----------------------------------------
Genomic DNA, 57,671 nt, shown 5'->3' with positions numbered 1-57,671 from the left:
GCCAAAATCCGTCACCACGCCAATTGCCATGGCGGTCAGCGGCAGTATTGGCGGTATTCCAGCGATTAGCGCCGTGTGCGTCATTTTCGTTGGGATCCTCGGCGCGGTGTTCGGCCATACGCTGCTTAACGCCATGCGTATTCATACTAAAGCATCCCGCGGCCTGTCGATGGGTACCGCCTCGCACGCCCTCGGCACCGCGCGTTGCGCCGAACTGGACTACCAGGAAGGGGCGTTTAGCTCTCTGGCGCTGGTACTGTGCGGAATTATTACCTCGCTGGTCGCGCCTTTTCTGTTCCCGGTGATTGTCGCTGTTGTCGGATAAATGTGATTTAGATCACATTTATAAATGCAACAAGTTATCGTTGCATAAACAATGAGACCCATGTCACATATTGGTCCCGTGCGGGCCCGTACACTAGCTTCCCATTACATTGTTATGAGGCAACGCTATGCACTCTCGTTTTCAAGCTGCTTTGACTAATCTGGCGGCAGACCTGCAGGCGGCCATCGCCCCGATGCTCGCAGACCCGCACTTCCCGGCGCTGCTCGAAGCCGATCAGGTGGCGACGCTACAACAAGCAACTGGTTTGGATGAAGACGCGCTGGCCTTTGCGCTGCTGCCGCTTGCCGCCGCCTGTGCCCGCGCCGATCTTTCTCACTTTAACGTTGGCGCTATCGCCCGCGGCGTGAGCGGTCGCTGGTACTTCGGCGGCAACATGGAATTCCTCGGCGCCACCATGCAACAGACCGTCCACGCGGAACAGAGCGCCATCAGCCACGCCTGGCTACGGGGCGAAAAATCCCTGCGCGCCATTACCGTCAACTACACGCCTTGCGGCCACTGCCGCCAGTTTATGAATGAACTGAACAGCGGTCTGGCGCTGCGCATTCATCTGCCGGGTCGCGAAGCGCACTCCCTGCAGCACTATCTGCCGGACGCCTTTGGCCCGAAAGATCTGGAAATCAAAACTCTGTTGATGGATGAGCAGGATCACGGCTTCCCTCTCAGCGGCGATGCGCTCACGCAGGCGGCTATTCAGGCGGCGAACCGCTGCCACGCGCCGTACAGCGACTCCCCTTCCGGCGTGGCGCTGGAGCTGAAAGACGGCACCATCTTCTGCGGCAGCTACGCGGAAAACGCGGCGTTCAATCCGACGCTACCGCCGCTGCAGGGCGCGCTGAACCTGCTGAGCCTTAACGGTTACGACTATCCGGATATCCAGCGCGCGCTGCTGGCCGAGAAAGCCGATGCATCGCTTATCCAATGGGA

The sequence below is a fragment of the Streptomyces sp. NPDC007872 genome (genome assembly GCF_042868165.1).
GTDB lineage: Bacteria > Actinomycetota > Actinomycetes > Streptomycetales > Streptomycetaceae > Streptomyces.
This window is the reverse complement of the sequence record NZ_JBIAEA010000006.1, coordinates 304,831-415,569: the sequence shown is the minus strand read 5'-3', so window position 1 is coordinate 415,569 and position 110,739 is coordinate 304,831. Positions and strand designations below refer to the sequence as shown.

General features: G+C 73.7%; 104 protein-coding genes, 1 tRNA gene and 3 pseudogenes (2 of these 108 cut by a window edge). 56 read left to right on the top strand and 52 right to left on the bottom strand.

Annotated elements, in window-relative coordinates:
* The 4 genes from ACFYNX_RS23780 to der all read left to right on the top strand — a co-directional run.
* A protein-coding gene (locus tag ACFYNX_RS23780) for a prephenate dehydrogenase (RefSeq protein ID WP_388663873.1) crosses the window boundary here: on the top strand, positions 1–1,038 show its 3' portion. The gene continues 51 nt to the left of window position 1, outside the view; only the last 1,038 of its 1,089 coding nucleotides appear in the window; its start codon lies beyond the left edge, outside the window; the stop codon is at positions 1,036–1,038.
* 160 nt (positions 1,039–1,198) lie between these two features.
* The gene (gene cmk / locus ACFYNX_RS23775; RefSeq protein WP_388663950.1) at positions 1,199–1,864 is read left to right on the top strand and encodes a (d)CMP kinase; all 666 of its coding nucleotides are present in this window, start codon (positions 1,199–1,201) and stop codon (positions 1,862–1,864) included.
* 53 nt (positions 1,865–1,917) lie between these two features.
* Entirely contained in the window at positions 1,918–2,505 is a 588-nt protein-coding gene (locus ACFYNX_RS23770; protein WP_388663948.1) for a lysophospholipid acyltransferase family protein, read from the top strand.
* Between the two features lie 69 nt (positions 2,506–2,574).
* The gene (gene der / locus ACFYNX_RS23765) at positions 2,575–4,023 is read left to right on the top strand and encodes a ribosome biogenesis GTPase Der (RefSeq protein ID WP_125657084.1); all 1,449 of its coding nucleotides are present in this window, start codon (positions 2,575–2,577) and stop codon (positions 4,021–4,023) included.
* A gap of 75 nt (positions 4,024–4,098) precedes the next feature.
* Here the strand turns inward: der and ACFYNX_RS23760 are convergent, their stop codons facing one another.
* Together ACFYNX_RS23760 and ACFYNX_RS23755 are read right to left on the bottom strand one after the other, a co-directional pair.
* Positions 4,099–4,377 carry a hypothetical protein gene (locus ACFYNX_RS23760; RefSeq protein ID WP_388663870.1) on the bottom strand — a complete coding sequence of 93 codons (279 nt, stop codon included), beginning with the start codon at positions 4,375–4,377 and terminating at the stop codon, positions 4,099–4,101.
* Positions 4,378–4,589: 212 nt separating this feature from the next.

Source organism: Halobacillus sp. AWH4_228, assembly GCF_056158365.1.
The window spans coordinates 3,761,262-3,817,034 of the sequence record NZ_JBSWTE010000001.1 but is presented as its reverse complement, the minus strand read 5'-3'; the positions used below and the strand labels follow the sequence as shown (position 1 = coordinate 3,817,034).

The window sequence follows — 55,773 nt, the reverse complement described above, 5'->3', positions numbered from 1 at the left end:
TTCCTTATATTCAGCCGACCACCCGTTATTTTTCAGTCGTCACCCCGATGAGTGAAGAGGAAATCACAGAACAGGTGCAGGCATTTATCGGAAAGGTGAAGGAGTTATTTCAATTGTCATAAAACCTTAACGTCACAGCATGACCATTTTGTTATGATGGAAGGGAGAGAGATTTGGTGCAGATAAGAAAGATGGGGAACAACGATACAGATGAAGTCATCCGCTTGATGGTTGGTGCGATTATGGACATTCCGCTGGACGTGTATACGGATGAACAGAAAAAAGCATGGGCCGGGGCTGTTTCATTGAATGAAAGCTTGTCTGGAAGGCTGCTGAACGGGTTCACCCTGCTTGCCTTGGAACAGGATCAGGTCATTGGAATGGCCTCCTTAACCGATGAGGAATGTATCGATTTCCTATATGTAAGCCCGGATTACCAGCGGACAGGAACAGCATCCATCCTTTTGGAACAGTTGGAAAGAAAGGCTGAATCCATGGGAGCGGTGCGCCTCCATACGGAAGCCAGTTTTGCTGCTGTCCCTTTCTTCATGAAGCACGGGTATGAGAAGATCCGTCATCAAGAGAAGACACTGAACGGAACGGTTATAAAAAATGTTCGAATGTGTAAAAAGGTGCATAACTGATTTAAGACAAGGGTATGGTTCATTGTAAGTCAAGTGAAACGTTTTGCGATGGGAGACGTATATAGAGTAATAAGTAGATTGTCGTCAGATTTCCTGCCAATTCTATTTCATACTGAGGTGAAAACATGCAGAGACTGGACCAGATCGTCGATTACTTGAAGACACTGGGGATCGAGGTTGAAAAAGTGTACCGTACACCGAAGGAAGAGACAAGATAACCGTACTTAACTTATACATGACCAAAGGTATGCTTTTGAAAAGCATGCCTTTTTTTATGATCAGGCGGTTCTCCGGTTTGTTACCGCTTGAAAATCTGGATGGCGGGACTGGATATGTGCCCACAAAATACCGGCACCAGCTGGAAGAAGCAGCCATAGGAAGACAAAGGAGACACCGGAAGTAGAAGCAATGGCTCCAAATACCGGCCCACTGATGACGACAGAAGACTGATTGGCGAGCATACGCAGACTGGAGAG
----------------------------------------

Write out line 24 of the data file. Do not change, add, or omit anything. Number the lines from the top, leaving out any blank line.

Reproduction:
TTCCTTATATTCAGCCGACCACCCGTTATTTTTCAGTCGTCACCCCGATGAGTGAAGAGGAAATCACAGAACAGGTGCAGGCATTTATCGGAAAGGTGAAGGAGTTATTTCAATTGTCATAAAACCTTAACGTCACAGCATGACCATTTTGTTATGATGGAAGGGAGAGAGATTTGGTGCAGATAAGAAAGATGGGGAACAACGATACAGATGAAGTCATCCGCTTGATGGTTGGTGCGATTATGGACATTCCGCTGGACGTGTATACGGATGAACAGAAAAAAGCATGGGCCGGGGCTGTTTCATTGAATGAAAGCTTGTCTGGAAGGCTGCTGAACGGGTTCACCCTGCTTGCCTTGGAACAGGATCAGGTCATTGGAATGGCCTCCTTAACCGATGAGGAATGTATCGATTTCCTATATGTAAGCCCGGATTACCAGCGGACAGGAACAGCATCCATCCTTTTGGAACAGTTGGAAAGAAAGGCTGAATCCATGGGAGCGGTGCGCCTCCATACGGAAGCCAGTTTTGCTGCTGTCCCTTTCTTCATGAAGCACGGGTATGAGAAGATCCGTCATCAAGAGAAGACACTGAACGGAACGGTTATAAAAAATGTTCGAATGTGTAAAAAGGTGCATAACTGATTTAAGACAAGGGTATGGTTCATTGTAAGTCAAGTGAAACGTTTTGCGATGGGAGACGTATATAGAGTAATAAGTAGATTGTCGTCAGATTTCCTGCCAATTCTATTTCATACTGAGGTGAAAACATGCAGAGACTGGACCAGATCGTCGATTACTTGAAGACACTGGGGATCGAGGTTGAAAAAGTGTACCGTACACCGAAGGAAGAGACAAGATAACCGTACTTAACTTATACATGACCAAAGGTATGCTTTTGAAAAGCATGCCTTTTTTTATGATCAGGCGGTTCTCCGGTTTGTTACCGCTTGAAAATCTGGATGGCGGGACTGGATATGTGCCCACAAAATACCGGCACCAGCTGGAAGAAGCAGCCATAGGAAGACAAAGGAGACACCGGAAGTAGAAGCAATGGCTCCAAATACCGGCCCACTGATGACGACAGAAGACTGATTGGCGAGCATACGCAGACTGGAGAG